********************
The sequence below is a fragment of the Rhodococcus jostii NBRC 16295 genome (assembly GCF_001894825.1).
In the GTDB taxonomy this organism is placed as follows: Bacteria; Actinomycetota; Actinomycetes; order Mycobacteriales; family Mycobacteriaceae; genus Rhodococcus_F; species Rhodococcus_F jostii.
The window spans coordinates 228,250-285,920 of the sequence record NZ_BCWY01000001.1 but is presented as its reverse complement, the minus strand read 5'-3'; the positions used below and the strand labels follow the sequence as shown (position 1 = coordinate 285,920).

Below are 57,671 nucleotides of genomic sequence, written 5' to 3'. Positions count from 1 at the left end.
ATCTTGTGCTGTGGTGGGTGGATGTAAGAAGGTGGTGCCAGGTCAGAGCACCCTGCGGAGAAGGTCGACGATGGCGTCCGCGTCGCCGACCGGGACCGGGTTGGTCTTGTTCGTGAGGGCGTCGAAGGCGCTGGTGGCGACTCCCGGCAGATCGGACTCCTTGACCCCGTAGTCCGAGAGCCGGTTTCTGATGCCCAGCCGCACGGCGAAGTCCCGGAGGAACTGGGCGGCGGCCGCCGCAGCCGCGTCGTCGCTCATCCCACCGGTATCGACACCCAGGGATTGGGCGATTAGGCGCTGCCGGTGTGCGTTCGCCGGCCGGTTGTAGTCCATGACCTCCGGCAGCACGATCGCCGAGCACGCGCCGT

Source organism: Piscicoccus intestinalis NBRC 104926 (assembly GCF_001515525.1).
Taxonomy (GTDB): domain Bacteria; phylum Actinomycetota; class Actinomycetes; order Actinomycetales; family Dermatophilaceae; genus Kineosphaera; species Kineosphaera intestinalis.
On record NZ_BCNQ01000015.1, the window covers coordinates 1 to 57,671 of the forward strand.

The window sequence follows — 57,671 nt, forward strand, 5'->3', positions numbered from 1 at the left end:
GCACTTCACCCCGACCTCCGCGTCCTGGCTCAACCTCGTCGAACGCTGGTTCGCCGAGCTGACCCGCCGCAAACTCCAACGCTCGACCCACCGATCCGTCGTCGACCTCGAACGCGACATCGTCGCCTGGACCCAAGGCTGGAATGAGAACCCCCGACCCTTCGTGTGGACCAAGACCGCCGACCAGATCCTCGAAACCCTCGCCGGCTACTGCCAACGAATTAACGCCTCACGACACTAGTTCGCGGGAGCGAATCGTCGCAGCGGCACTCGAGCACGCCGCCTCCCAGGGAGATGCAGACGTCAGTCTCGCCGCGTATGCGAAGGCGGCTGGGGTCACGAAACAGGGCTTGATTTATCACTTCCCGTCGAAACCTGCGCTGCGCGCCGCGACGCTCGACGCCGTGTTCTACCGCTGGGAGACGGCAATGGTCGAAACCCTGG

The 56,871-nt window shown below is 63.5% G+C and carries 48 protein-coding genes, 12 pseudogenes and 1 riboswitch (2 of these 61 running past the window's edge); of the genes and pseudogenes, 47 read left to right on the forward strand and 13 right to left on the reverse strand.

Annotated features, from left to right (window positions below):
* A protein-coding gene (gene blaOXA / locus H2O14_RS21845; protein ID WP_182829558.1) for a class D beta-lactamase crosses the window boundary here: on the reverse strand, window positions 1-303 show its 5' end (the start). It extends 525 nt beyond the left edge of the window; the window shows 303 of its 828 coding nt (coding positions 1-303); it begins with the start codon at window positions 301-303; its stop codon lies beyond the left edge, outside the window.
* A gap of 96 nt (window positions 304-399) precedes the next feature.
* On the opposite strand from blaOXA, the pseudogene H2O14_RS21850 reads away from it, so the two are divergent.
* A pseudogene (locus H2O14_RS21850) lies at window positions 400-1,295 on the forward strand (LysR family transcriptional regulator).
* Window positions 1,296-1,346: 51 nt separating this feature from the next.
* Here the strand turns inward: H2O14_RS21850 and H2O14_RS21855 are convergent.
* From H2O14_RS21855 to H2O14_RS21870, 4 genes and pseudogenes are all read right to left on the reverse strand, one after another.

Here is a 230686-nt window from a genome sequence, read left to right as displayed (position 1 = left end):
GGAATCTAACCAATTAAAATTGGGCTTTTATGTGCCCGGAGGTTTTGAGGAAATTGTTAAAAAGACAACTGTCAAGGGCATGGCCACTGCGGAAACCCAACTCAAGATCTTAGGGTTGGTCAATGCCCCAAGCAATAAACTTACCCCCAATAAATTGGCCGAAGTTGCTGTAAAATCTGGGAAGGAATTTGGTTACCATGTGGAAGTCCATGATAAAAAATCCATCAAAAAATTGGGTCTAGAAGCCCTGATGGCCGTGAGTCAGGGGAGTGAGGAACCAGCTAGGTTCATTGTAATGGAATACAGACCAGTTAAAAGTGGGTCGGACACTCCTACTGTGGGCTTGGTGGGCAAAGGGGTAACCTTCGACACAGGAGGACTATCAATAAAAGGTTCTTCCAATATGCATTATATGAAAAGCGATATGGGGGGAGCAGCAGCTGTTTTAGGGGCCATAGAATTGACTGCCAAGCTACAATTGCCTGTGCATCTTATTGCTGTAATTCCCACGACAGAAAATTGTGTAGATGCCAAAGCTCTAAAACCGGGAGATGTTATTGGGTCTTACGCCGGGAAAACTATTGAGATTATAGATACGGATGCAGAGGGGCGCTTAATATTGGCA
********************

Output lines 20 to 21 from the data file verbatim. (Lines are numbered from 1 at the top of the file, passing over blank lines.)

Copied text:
Here is a 230686-nt window from a genome sequence, read left to right as displayed (position 1 = left end):
GGAATCTAACCAATTAAAATTGGGCTTTTATGTGCCCGGAGGTTTTGAGGAAATTGTTAAAAAGACAACTGTCAAGGGCATGGCCACTGCGGAAACCCAACTCAAGATCTTAGGGTTGGTCAATGCCCCAAGCAATAAACTTACCCCCAATAAATTGGCCGAAGTTGCTGTAAAATCTGGGAAGGAATTTGGTTACCATGTGGAAGTCCATGATAAAAAATCCATCAAAAAATTGGGTCTAGAAGCCCTGATGGCCGTGAGTCAGGGGAGTGAGGAACCAGCTAGGTTCATTGTAATGGAATACAGACCAGTTAAAAGTGGGTCGGACACTCCTACTGTGGGCTTGGTGGGCAAAGGGGTAACCTTCGACACAGGAGGACTATCAATAAAAGGTTCTTCCAATATGCATTATATGAAAAGCGATATGGGGGGAGCAGCAGCTGTTTTAGGGGCCATAGAATTGACTGCCAAGCTACAATTGCCTGTGCATCTTATTGCTGTAATTCCCACGACAGAAAATTGTGTAGATGCCAAAGCTCTAAAACCGGGAGATGTTATTGGGTCTTACGCCGGGAAAACTATTGAGATTATAGATACGGATGCAGAGGGGCGCTTAATATTGGCA